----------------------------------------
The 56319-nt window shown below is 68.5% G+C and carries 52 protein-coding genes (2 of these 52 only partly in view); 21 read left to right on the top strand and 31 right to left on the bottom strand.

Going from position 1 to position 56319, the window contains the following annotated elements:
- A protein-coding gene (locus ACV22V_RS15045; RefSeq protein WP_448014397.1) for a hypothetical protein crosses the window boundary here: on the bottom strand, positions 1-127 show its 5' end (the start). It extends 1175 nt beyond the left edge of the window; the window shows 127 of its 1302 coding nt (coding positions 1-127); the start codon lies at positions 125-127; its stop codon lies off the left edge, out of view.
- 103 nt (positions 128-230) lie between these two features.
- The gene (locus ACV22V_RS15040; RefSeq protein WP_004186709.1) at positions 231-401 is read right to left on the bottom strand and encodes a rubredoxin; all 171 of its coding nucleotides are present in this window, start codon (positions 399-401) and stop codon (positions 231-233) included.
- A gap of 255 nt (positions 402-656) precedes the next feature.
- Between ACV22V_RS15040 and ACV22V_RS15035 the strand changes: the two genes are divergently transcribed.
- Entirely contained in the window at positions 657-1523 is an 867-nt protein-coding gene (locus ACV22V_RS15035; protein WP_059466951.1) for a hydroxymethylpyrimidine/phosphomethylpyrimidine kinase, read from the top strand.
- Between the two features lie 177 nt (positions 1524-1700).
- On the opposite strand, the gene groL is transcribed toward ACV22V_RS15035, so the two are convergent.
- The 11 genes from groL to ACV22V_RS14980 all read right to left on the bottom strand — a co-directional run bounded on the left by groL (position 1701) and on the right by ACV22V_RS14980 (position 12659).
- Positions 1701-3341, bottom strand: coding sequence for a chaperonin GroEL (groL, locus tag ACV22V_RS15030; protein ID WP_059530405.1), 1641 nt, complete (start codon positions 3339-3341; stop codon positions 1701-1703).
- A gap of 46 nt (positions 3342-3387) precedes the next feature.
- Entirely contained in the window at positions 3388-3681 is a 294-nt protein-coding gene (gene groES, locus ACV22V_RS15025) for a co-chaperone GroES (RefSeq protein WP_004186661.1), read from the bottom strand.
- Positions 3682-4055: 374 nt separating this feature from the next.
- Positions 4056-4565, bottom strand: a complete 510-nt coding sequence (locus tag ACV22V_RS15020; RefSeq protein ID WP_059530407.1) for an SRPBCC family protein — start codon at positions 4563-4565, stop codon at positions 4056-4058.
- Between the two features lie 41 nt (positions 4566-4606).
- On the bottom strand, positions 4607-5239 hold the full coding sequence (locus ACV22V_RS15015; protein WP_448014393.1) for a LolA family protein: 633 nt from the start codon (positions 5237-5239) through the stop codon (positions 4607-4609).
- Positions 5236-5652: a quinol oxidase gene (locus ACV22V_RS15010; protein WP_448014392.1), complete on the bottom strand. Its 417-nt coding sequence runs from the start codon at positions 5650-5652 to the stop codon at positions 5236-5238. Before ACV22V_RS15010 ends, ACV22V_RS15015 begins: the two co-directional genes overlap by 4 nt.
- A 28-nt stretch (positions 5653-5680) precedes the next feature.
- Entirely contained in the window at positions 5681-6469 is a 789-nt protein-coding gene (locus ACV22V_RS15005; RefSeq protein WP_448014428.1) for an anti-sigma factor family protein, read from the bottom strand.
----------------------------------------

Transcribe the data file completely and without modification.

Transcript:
The 56319-nt window shown below is 68.5% G+C and carries 52 protein-coding genes (2 of these 52 only partly in view); 21 read left to right on the top strand and 31 right to left on the bottom strand.

Going from position 1 to position 56319, the window contains the following annotated elements:
- A protein-coding gene (locus ACV22V_RS15045; RefSeq protein WP_448014397.1) for a hypothetical protein crosses the window boundary here: on the bottom strand, positions 1-127 show its 5' end (the start). It extends 1175 nt beyond the left edge of the window; the window shows 127 of its 1302 coding nt (coding positions 1-127); the start codon lies at positions 125-127; its stop codon lies off the left edge, out of view.
- 103 nt (positions 128-230) lie between these two features.
- The gene (locus ACV22V_RS15040; RefSeq protein WP_004186709.1) at positions 231-401 is read right to left on the bottom strand and encodes a rubredoxin; all 171 of its coding nucleotides are present in this window, start codon (positions 399-401) and stop codon (positions 231-233) included.
- A gap of 255 nt (positions 402-656) precedes the next feature.
- Between ACV22V_RS15040 and ACV22V_RS15035 the strand changes: the two genes are divergently transcribed.
- Entirely contained in the window at positions 657-1523 is an 867-nt protein-coding gene (locus ACV22V_RS15035; protein WP_059466951.1) for a hydroxymethylpyrimidine/phosphomethylpyrimidine kinase, read from the top strand.
- Between the two features lie 177 nt (positions 1524-1700).
- On the opposite strand, the gene groL is transcribed toward ACV22V_RS15035, so the two are convergent.
- The 11 genes from groL to ACV22V_RS14980 all read right to left on the bottom strand — a co-directional run bounded on the left by groL (position 1701) and on the right by ACV22V_RS14980 (position 12659).
- Positions 1701-3341, bottom strand: coding sequence for a chaperonin GroEL (groL, locus tag ACV22V_RS15030; protein ID WP_059530405.1), 1641 nt, complete (start codon positions 3339-3341; stop codon positions 1701-1703).
- A gap of 46 nt (positions 3342-3387) precedes the next feature.
- Entirely contained in the window at positions 3388-3681 is a 294-nt protein-coding gene (gene groES, locus ACV22V_RS15025) for a co-chaperone GroES (RefSeq protein WP_004186661.1), read from the bottom strand.
- Positions 3682-4055: 374 nt separating this feature from the next.
- Positions 4056-4565, bottom strand: a complete 510-nt coding sequence (locus tag ACV22V_RS15020; RefSeq protein ID WP_059530407.1) for an SRPBCC family protein — start codon at positions 4563-4565, stop codon at positions 4056-4058.
- Between the two features lie 41 nt (positions 4566-4606).
- On the bottom strand, positions 4607-5239 hold the full coding sequence (locus ACV22V_RS15015; protein WP_448014393.1) for a LolA family protein: 633 nt from the start codon (positions 5237-5239) through the stop codon (positions 4607-4609).
- Positions 5236-5652: a quinol oxidase gene (locus ACV22V_RS15010; protein WP_448014392.1), complete on the bottom strand. Its 417-nt coding sequence runs from the start codon at positions 5650-5652 to the stop codon at positions 5236-5238. Before ACV22V_RS15010 ends, ACV22V_RS15015 begins: the two co-directional genes overlap by 4 nt.
- A 28-nt stretch (positions 5653-5680) precedes the next feature.
- Entirely contained in the window at positions 5681-6469 is a 789-nt protein-coding gene (locus ACV22V_RS15005; RefSeq protein WP_448014428.1) for an anti-sigma factor family protein, read from the bottom strand.